Thursday, June 25, 2015

Seminar: "Pushing the limits in glass properties and structures for laser, sensing and nonlinearity applications by Dr. Heike Ebendorff-Heidepriem 7.10.15/12:00-1:00pm/ CREOL RM 103

Seminar: "Pushing the limits in glass properties and structures for laser, sensing and nonlinearity applications by Dr. Heike Ebendorff-Heidepriem
Friday, July 10, 2015 12:00 PM to 1:00 PM
CREOL Room 103

Celebrating the International Year of Light 2015
Heike Ebendorff-Heidepriem
Associate Professor 
Centre for Nanoscale BioPhotonics, Institute for Photonics and Advanced Sensing,
The University of Adelaide, Australia 

Speciality optical fibres are of growing interest for a diverse applications including lasing, sensing and nonlinear processing. Both glass properties and fibre structures are used to tailor the fibre properties. Hence, there is increasing demand for creating novel glass properties and new structures to improve and extend fibre performance. In addition to optical properties, thermomechanical properties play a key role in the suitability of glasses for practical applications. This talk reviews the progress in pushing the limits in glass properties and fabrication of fibre structures.
Depending on their glass composition, glasses exhibit a wide range of optical properties such as linear refractive indices of 1.4-2.8, nonlinear refractive indices spanning three order of magnitude over of 1017-1020 m2/W and transmission windows that are situated within 200nm – 20┬Ám. Recently, incorporation of nanocrystals such as nanodiamond has gained significant attention as a pathway to add functionality to glass.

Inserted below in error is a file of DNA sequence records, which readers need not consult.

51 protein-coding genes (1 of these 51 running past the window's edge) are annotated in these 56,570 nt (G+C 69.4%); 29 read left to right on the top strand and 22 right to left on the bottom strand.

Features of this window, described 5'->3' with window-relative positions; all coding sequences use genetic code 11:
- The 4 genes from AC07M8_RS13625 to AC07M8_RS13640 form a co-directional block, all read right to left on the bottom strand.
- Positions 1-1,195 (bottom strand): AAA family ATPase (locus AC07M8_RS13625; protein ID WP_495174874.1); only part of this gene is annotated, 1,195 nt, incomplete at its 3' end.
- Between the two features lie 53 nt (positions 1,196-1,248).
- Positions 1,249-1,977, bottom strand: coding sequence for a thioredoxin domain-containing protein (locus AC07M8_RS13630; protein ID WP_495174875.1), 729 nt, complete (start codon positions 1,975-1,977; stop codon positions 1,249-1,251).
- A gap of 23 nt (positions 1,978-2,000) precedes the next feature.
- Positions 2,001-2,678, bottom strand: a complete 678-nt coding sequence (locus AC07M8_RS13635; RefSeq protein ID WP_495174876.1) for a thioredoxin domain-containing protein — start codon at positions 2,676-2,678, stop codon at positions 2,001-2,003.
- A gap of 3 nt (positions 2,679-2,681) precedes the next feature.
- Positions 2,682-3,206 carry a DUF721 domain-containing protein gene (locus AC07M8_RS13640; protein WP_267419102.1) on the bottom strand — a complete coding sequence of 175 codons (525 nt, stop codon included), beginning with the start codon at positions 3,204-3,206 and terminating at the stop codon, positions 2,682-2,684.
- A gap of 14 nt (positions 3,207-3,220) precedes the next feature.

The glass fabrication conditions have a significant impact on the material loss of glass. For example, large amount of research has been dedicated to reduce water content in heavy metal oxide glasses to access the intrinsic infrared transmission of these glasses.
A range of techniques has been used to fabricate nano/microstructured fibres. Recent progress in extrusion has extended significantly the range of fibre structures that have been made as well as the range of materials that have been exploited for fibre fabrication. In addition, ultrasonic drilling and milling of preforms opened up new structures. Another technique to create microstructure into glass is direct laser writing of regions with modified refractive index. This technique enabled creation of low-loss waveguide into ZBLAN fluoride glass.
The talk will also present opportunities of different glasses and structures for diverse range of applications spanning fluoroindate fibres for mid-infrared transmission, fluorozirconate waveguides as chip lasers, tellurite microspheres for nanoparticle sensing, heavy metal oxide glass fibres for nonlinear optical processing, suspended and exposed core fibres for different sensing platforms.

Heike Ebendorff-Heidepriem received the Ph.D. degree in chemistry from the University of Jena, Germany, in 1994. She subsequently held two prestigious fellowships and was received the Weyl International Glass Science Award. During 2001-2004 she was with the Optoelectronics Research Centre at the University of Southampton, UK. Since 2005, she has been with the University of Adelaide, Australia. Currently, she is one of the leaders of the Optical Materials & Structures Theme and the Deputy Director of the Institute for Photonics & Advanced Sensing. Her research focuses on the development of novel optical glasses, fibres, surface functionalization and sensing approaches.

For additional information:
Guang-Ming "Derek" Tao

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